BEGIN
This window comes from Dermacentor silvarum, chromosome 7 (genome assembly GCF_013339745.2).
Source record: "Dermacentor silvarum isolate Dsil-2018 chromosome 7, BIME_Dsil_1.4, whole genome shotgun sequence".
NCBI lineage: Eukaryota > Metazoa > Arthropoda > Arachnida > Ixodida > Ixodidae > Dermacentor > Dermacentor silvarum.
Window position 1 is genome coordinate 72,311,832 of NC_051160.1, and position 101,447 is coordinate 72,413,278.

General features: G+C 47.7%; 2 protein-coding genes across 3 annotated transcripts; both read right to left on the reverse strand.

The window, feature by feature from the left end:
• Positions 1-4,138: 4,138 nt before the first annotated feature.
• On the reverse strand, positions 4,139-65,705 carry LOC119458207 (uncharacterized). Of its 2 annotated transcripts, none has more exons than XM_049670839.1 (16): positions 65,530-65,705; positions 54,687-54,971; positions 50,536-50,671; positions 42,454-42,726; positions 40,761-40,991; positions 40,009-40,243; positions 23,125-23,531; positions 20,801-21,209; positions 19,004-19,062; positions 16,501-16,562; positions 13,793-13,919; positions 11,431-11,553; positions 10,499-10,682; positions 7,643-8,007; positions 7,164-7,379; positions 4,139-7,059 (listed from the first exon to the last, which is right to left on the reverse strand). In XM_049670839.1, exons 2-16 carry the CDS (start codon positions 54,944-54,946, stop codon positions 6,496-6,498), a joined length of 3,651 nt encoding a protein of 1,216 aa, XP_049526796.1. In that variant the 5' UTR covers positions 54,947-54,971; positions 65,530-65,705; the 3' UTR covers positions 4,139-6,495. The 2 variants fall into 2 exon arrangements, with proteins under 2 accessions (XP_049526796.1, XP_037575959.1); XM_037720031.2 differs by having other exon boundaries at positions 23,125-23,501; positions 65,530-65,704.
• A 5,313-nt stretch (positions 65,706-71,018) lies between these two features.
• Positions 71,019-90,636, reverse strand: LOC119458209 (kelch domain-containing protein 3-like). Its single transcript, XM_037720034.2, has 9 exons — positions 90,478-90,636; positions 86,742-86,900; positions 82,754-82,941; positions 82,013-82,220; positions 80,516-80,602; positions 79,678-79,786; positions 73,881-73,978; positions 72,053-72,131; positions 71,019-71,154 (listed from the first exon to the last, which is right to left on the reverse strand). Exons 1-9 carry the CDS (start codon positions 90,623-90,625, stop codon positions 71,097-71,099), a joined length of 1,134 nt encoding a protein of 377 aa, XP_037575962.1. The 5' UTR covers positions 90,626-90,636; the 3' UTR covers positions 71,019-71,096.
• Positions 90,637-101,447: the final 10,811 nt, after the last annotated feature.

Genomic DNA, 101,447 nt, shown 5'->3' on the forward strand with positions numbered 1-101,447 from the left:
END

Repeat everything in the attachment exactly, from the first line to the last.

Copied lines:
This window comes from Dermacentor silvarum, chromosome 7 (genome assembly GCF_013339745.2).
Source record: "Dermacentor silvarum isolate Dsil-2018 chromosome 7, BIME_Dsil_1.4, whole genome shotgun sequence".
NCBI lineage: Eukaryota > Metazoa > Arthropoda > Arachnida > Ixodida > Ixodidae > Dermacentor > Dermacentor silvarum.
Window position 1 is genome coordinate 72,311,832 of NC_051160.1, and position 101,447 is coordinate 72,413,278.

General features: G+C 47.7%; 2 protein-coding genes across 3 annotated transcripts; both read right to left on the reverse strand.

The window, feature by feature from the left end:
• Positions 1-4,138: 4,138 nt before the first annotated feature.
• On the reverse strand, positions 4,139-65,705 carry LOC119458207 (uncharacterized). Of its 2 annotated transcripts, none has more exons than XM_049670839.1 (16): positions 65,530-65,705; positions 54,687-54,971; positions 50,536-50,671; positions 42,454-42,726; positions 40,761-40,991; positions 40,009-40,243; positions 23,125-23,531; positions 20,801-21,209; positions 19,004-19,062; positions 16,501-16,562; positions 13,793-13,919; positions 11,431-11,553; positions 10,499-10,682; positions 7,643-8,007; positions 7,164-7,379; positions 4,139-7,059 (listed from the first exon to the last, which is right to left on the reverse strand). In XM_049670839.1, exons 2-16 carry the CDS (start codon positions 54,944-54,946, stop codon positions 6,496-6,498), a joined length of 3,651 nt encoding a protein of 1,216 aa, XP_049526796.1. In that variant the 5' UTR covers positions 54,947-54,971; positions 65,530-65,705; the 3' UTR covers positions 4,139-6,495. The 2 variants fall into 2 exon arrangements, with proteins under 2 accessions (XP_049526796.1, XP_037575959.1); XM_037720031.2 differs by having other exon boundaries at positions 23,125-23,501; positions 65,530-65,704.
• A 5,313-nt stretch (positions 65,706-71,018) lies between these two features.
• Positions 71,019-90,636, reverse strand: LOC119458209 (kelch domain-containing protein 3-like). Its single transcript, XM_037720034.2, has 9 exons — positions 90,478-90,636; positions 86,742-86,900; positions 82,754-82,941; positions 82,013-82,220; positions 80,516-80,602; positions 79,678-79,786; positions 73,881-73,978; positions 72,053-72,131; positions 71,019-71,154 (listed from the first exon to the last, which is right to left on the reverse strand). Exons 1-9 carry the CDS (start codon positions 90,623-90,625, stop codon positions 71,097-71,099), a joined length of 1,134 nt encoding a protein of 377 aa, XP_037575962.1. The 5' UTR covers positions 90,626-90,636; the 3' UTR covers positions 71,019-71,096.
• Positions 90,637-101,447: the final 10,811 nt, after the last annotated feature.

Genomic DNA, 101,447 nt, shown 5'->3' on the forward strand with positions numbered 1-101,447 from the left: